HS Sultan289 ± 20409 ± 16
2A879 ± 381,910 ± 123
C19PL150 ± 191,595 ± 115
15A552 ± 19707 ± 20
NALM 60 ± 00 ± 0
MOLT4625 ± 6817 ± 26
Jurkat428 ± 81,212 ± 25
20A1,546 ± 641,405 ± 122
RS118461,164 ± 173,167 ± 74
PB-11,523 ± 742,841 ± 73

SDF-1 Does Not Induce MMP or TIMP Secretion in Lymphohematopoietic Cell Lines

In contrast to normal human myeloid cells [28, 38] as well as leukemic blasts derived from patients suffering from acute myeloid leukemia [27], we did not find mRNA expression of MMP-9 or MMP-2 in the T- and B- cell lines studied, with the exception of Sez-4, which expressed MMP-2; SDF-1 did not stimulate it any further (Fig. 9). Moreover, stimulation of these cells by SDF-1 did not have any effect on either expression of MMP-2 or MMP-9 (Fig. 9) or their secretion (not shown). TIMP-1 was constitutively expressed by NALM 6, RS911, Sez-4, HUT102B, 2A, 697, JIM-1, and RS11846 but was not stimulated by SDF-1. These cell lines also constitutively expressed TIMP-2 except for HUT102B, 2A, and RS11846 (Fig. 9).

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Figure Figure 9.. RT-PCR analysis of mRNA transcripts for MMP-2, MMP-9, TIMP-1, and TIMP-2 in lymphoid cell lines incubated in the absence (control, C) or presence of 100 ng/ml SDF-1.GAPDH was used as the internal control.

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Discussion

  1. Top of page
  2. Abstract
  3. Introduction
  4. Materials and Methods
  5. Results
  6. Discussion
  7. Acknowledgements
  8. References

SDF-1 has been reported to be a growth factor for stromal cell-dependent B-lineage cells [1, 2]. It has also been shown that SDF-1, which is secreted by blood-derived nurse-like cells, protects chronic lymphocytic leukemia B cells from spontaneous apoptosis [41]. Nevertheless, the role of SDF-1 in proliferation and survival of human lymphohematopoietic cells is somewhat controversial [11, 12, 16-18, 42-44]. While SDF-1 has been shown to stimulate proliferation of murine megakaryocytic progenitors as well as human peripheral blood CD34+ cells [17, 18], we did not find any stimulatory effect on human bone marrow-derived CD34+ cells or megakaryocytic progenitors [11, 12]. On the other hand, as shown by us and others, SDF-1 stimulated both the MAPK p42/44 [11, 12, 15, 29] and PI-3K-AKT axes in human hematopoietic cells [11, 12, 15, 29], and both of these pathways have been postulated to play a role in regulating proliferation and survival of human hematopoietic cells [30-35].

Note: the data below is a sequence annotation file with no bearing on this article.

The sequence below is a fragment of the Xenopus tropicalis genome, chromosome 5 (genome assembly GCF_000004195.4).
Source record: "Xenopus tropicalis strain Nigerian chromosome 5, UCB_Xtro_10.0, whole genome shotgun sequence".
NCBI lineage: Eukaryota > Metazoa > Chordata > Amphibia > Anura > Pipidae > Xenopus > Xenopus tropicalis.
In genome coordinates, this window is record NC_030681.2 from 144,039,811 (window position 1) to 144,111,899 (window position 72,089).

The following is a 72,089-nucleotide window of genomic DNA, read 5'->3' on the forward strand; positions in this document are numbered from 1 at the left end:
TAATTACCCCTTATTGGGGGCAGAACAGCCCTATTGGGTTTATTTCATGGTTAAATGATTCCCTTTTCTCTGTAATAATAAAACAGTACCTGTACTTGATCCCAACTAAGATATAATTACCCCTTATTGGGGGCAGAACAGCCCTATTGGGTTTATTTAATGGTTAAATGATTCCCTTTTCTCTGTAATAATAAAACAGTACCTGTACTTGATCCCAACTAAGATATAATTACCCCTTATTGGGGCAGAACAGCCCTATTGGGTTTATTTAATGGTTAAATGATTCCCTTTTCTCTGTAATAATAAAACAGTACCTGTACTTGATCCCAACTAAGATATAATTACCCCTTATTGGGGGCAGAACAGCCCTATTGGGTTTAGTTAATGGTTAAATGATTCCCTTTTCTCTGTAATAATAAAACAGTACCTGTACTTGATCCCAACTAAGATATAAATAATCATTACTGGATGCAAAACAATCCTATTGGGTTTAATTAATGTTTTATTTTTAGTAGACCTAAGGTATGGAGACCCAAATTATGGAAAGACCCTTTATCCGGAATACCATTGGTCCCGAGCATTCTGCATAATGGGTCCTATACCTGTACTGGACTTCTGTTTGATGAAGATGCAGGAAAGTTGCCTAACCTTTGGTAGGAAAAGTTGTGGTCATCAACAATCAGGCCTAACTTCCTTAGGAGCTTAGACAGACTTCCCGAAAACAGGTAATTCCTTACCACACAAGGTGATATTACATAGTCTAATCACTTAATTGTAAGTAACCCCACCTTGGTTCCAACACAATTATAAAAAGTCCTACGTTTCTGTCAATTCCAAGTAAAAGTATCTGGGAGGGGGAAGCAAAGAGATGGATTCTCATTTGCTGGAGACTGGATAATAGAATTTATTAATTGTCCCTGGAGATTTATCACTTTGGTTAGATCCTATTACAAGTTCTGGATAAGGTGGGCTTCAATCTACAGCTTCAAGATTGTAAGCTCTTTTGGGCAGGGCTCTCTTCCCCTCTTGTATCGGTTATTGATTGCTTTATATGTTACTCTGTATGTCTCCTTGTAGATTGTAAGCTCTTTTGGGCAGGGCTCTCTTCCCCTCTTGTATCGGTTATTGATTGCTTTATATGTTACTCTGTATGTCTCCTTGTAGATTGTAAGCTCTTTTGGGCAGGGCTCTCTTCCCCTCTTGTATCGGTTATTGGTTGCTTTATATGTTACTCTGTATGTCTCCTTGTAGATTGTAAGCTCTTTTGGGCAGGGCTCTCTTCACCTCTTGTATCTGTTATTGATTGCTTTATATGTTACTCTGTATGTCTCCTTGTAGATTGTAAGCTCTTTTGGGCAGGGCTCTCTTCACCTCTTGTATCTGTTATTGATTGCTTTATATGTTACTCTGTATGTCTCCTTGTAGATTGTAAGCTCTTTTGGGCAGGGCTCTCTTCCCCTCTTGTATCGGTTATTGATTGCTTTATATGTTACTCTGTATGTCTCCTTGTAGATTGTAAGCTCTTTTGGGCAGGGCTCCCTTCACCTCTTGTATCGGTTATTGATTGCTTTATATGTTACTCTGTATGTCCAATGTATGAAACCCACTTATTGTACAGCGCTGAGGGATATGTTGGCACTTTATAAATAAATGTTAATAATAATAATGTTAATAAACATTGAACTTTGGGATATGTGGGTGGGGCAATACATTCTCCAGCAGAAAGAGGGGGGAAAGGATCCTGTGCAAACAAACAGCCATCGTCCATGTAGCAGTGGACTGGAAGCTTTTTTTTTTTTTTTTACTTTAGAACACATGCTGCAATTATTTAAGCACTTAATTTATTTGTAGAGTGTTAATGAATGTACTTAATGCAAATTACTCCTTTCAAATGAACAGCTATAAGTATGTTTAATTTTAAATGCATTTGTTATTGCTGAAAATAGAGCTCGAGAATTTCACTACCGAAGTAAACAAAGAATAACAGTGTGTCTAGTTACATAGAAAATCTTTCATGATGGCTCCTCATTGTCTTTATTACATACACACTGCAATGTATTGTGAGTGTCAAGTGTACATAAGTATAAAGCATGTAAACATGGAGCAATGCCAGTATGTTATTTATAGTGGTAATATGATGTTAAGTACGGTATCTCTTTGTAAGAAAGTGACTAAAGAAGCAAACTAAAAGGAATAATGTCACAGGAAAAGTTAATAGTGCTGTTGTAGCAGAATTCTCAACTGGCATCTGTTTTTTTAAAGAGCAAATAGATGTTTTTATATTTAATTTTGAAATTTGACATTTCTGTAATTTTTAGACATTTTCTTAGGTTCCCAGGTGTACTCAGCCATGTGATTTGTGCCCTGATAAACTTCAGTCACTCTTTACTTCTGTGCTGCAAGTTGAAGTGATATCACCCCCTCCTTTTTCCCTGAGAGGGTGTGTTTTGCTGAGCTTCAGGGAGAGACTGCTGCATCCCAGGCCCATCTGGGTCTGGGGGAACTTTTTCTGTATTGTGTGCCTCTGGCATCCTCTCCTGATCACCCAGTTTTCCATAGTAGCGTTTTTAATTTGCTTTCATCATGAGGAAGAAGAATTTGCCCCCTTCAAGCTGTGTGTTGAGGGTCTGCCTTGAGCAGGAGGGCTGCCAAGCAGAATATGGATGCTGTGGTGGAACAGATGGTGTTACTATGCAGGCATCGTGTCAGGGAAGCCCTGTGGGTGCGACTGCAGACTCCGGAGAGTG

To further address the question of whether SDF-1 regulates proliferation and/or survival of human lymphohematopoietic cells, we selected CXCR4+ cell lines which responded to stimulation by SDF-1 by phosphorylation of MAPK p42/44 and/or AKT and we found that MAPK p42/44 became phosphorylated in all the cell lines studied, and AKT in 85%. In contrast, we demonstrated that in CCR5+ cell lines, the CCR5 specific ligand MIP-1β stimulated phosphorylation of MAPK p42/44 in only 20%, and of AKT in none of the cell lines studied. Thus, these results are consistent with our previous calcium flux and chemotaxis investigations, indicating that in human hematopoietic cells the CXCR4 receptor is more functional than the CCR5 receptor [11, 12, 29].

Although in our human lymphohematopoietic cell lines both the MAPK p42/44 and PI-3K-AKT axes were activated by SDF-1, none of them responded to SDF-1 stimulation with increased proliferation and/or reduced apoptosis. This could suggest that activation of other parallel or downstream signaling pathways/proteins (not activated by the SDF-1-CXCR4 axis) may be important for stimulating proliferation and/or inhibiting apoptosis in lymphohematopoietic cells.